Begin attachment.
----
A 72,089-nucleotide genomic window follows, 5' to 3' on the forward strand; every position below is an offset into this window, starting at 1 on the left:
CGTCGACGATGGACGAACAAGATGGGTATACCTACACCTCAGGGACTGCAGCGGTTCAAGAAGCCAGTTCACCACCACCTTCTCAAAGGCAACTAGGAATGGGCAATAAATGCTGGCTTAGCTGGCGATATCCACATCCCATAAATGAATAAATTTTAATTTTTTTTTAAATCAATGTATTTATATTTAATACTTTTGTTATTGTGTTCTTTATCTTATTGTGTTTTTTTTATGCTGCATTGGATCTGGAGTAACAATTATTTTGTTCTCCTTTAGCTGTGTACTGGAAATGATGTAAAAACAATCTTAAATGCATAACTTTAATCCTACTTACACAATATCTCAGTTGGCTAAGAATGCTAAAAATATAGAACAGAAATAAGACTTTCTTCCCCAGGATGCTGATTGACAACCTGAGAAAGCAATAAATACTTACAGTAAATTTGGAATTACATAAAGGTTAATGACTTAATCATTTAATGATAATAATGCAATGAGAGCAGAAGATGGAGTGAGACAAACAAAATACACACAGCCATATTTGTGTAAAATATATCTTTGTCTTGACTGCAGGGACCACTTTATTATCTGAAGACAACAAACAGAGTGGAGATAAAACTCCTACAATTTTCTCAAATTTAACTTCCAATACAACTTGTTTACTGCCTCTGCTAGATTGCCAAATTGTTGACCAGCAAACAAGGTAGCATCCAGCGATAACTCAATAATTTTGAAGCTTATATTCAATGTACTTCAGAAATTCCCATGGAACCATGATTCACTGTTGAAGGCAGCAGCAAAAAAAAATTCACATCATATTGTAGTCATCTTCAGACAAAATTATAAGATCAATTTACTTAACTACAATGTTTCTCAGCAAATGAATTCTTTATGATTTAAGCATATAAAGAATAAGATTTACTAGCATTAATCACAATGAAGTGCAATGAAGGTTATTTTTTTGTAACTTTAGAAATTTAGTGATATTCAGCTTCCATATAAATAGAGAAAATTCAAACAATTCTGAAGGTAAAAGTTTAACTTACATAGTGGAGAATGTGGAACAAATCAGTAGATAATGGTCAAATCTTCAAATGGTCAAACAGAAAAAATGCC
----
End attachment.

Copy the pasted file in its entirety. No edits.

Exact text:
A 72,089-nucleotide genomic window follows, 5' to 3' on the forward strand; every position below is an offset into this window, starting at 1 on the left:
CGTCGACGATGGACGAACAAGATGGGTATACCTACACCTCAGGGACTGCAGCGGTTCAAGAAGCCAGTTCACCACCACCTTCTCAAAGGCAACTAGGAATGGGCAATAAATGCTGGCTTAGCTGGCGATATCCACATCCCATAAATGAATAAATTTTAATTTTTTTTTAAATCAATGTATTTATATTTAATACTTTTGTTATTGTGTTCTTTATCTTATTGTGTTTTTTTTATGCTGCATTGGATCTGGAGTAACAATTATTTTGTTCTCCTTTAGCTGTGTACTGGAAATGATGTAAAAACAATCTTAAATGCATAACTTTAATCCTACTTACACAATATCTCAGTTGGCTAAGAATGCTAAAAATATAGAACAGAAATAAGACTTTCTTCCCCAGGATGCTGATTGACAACCTGAGAAAGCAATAAATACTTACAGTAAATTTGGAATTACATAAAGGTTAATGACTTAATCATTTAATGATAATAATGCAATGAGAGCAGAAGATGGAGTGAGACAAACAAAATACACACAGCCATATTTGTGTAAAATATATCTTTGTCTTGACTGCAGGGACCACTTTATTATCTGAAGACAACAAACAGAGTGGAGATAAAACTCCTACAATTTTCTCAAATTTAACTTCCAATACAACTTGTTTACTGCCTCTGCTAGATTGCCAAATTGTTGACCAGCAAACAAGGTAGCATCCAGCGATAACTCAATAATTTTGAAGCTTATATTCAATGTACTTCAGAAATTCCCATGGAACCATGATTCACTGTTGAAGGCAGCAGCAAAAAAAAATTCACATCATATTGTAGTCATCTTCAGACAAAATTATAAGATCAATTTACTTAACTACAATGTTTCTCAGCAAATGAATTCTTTATGATTTAAGCATATAAAGAATAAGATTTACTAGCATTAATCACAATGAAGTGCAATGAAGGTTATTTTTTTGTAACTTTAGAAATTTAGTGATATTCAGCTTCCATATAAATAGAGAAAATTCAAACAATTCTGAAGGTAAAAGTTTAACTTACATAGTGGAGAATGTGGAACAAATCAGTAGATAATGGTCAAATCTTCAAATGGTCAAACAGAAAAAATGCC